The story last week about an unscheduled flight over O'Hare International Airport generated a universe of opinions from near and very far out.
A man in Aurora said he came home from work on the same day as the O'Hare sighting, looked skyward in his back yard and spied a shiny round object hovering between two masses of clouds. And then it disappeared.A woman from Ireland wrote to asked what the heck was happening at "O'Hara."
A man named Montana said he had encounters with extraterrestrials in Romania and in Wichita, Kan. He expressed amazement that neither incident made the news.
It may never be known whether the phenomenon at O'Hare on Nov. 7--which was reported by numerous United Airlines employees--was an actual UFO sighting, or much ado about nothing. But readers don't seem to mind offering their opinions.
Here's a sample from the more than 400 e-mails Getting Around has received:
"For those of us researchers who are convinced that UFO sightings reported by witnesses of the caliber of those at O'Hare are not triggered by errant weather balloons, swamp gas, the planet Venus, atmospheric anomalies, secret government aircraft or outright hallucinations, your ongoing attempt to get to the bottom of what hovered that day over Gate C17 is extremely refreshing."
--C. Scott Littleton, professor of anthropology emeritus at Occidental College in Los Angeles.
"I have a different take on what happened at O'Hare. It's the obvious side-effect of the two-joint coffee break."
--Mike Maday, Spring Hill, Tenn.
"Hmm. Looks like we're being visited by advanced craft from other worlds, and not only is the U.S. government keen to cover up the details, so are many private corporations whose existence would be threatened by the free-energy technology that powers these vehicles."
--Andrew Johnson, United Kingdom
"While not directly admitting that E.T. had indeed phoned home, you appeared at least open to that possibility. It was a nice departure from the norm to see the witnesses treated as respectable observers rather than being portrayed as nuts or inebriated liars. Aliens may not have yet landed on the front lawn of the White House, but they appear to be toying with the idea if the O'Hare incident is any indication."
--John Oathout, Broken Arrow, Okla.
"I wish that people would believe what we know we saw. I'm afraid to go outside, and I can't sleep. I've purchased a large caliber pistol and have installed a top-of-the-line security system. Needless to say, I've also canceled my family's camping trip to Indiana Dunes."
--Scared in Indiana
"I would have laughed at this story about a year ago, but I saw something very similar in the Detroit area. Others saw it too. I am glad people have stood up to the downplay[ing] of this issue. I too had to give myself a reality check, but it happened, and I was on my fifth cup of coffee."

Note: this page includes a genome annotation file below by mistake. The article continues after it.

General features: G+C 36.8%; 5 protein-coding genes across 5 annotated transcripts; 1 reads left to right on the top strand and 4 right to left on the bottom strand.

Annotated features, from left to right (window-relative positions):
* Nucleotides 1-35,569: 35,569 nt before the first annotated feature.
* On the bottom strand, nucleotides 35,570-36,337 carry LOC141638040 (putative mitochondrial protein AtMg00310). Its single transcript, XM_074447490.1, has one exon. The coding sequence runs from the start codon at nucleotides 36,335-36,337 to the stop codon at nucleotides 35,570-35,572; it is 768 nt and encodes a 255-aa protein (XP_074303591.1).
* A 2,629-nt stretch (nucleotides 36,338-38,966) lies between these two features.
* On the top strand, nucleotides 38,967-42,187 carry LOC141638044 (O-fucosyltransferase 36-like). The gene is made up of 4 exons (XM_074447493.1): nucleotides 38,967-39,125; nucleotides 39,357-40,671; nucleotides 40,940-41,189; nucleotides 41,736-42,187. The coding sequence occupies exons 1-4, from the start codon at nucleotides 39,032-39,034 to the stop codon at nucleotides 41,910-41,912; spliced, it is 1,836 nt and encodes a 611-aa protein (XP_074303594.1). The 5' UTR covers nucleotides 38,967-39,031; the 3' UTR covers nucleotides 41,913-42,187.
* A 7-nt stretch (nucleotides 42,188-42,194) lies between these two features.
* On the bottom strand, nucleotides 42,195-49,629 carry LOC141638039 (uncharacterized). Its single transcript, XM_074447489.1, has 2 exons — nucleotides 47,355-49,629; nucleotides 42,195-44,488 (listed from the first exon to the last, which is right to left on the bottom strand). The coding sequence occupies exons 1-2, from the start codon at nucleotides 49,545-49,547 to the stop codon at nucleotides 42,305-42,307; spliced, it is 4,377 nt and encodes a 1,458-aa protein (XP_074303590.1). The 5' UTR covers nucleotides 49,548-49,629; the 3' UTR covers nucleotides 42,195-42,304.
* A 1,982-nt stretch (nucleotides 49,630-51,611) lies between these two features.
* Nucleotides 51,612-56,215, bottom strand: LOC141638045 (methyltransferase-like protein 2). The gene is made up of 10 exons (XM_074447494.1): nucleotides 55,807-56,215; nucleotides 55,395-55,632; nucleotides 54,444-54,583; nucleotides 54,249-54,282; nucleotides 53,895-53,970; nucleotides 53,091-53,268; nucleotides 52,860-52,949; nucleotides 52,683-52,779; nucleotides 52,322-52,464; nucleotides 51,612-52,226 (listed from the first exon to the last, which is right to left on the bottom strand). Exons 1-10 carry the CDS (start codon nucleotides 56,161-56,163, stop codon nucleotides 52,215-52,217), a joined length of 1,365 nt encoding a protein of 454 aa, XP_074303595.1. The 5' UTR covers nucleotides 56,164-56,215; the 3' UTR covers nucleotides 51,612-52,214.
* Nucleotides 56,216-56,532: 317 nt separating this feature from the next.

"I sat on a plane at the Port Columbus, Ohio, airport for at least an hour on the afternoon of Nov. 7. This flight was scheduled to arrive at O'Hare at 4:30 p.m. (the same time as the UFO sighting) The flight was further delayed for about another hour and circled the airport waiting to land. The pilot was not able to provide us with a reason for the delays. My daughter said when she arrived at the airport to pick me up around 4:30 that there were very many military personnel at the airport."
--Dennis Goethe, Durand, Ill.
"It should be clear to everyone that the U.S. government has been lying about UFOs since the first reports. They have been here before Earth's civilization began, and they'll be here after we've trashed our planet to death."
"I am a 67-year-old woman who has lived in the Chicago area for 65 of those years. I believe in UFOs because I've seen them--long time ago, when I was about 14 years old, walking my dog on the South Side of Chicago. It was two side-by-side cigar-shaped lights in the eastern sky. I remember that sight as clearly as I remember the exact moment I heard that Mayor [Richard J.] Daley had a heart attack and that Kennedy had been shot."
--Dorothy P. Schmidt
Finally, the mayor of Roswell, N.M., where it was reported in 1947 that an alien spacecraft was recovered on a nearby ranch, said he thinks the saucer-shaped craft at O'Hare must have taken a wrong turn.
"I'm hoping they were on their way to Roswell to help us celebrate our biggest UFO festival to date," Mayor Sam LaGrone said of the event scheduled for July 5 through 8.
"Even if the gates at O'Hare were full, we have plenty of landing space here in Roswell and we welcome any alien visitors to drop in and celebrate the 60th anniversary with us," LaGrone said.
Contact Getting Around at firstname.lastname@example.org or c/o the Chicago Tribune, 435 N. Michigan Ave., Chicago, IL 60611. Read recent columns at www.chicagotribune.com/gettingaround
UFO report stirs believers, skeptics
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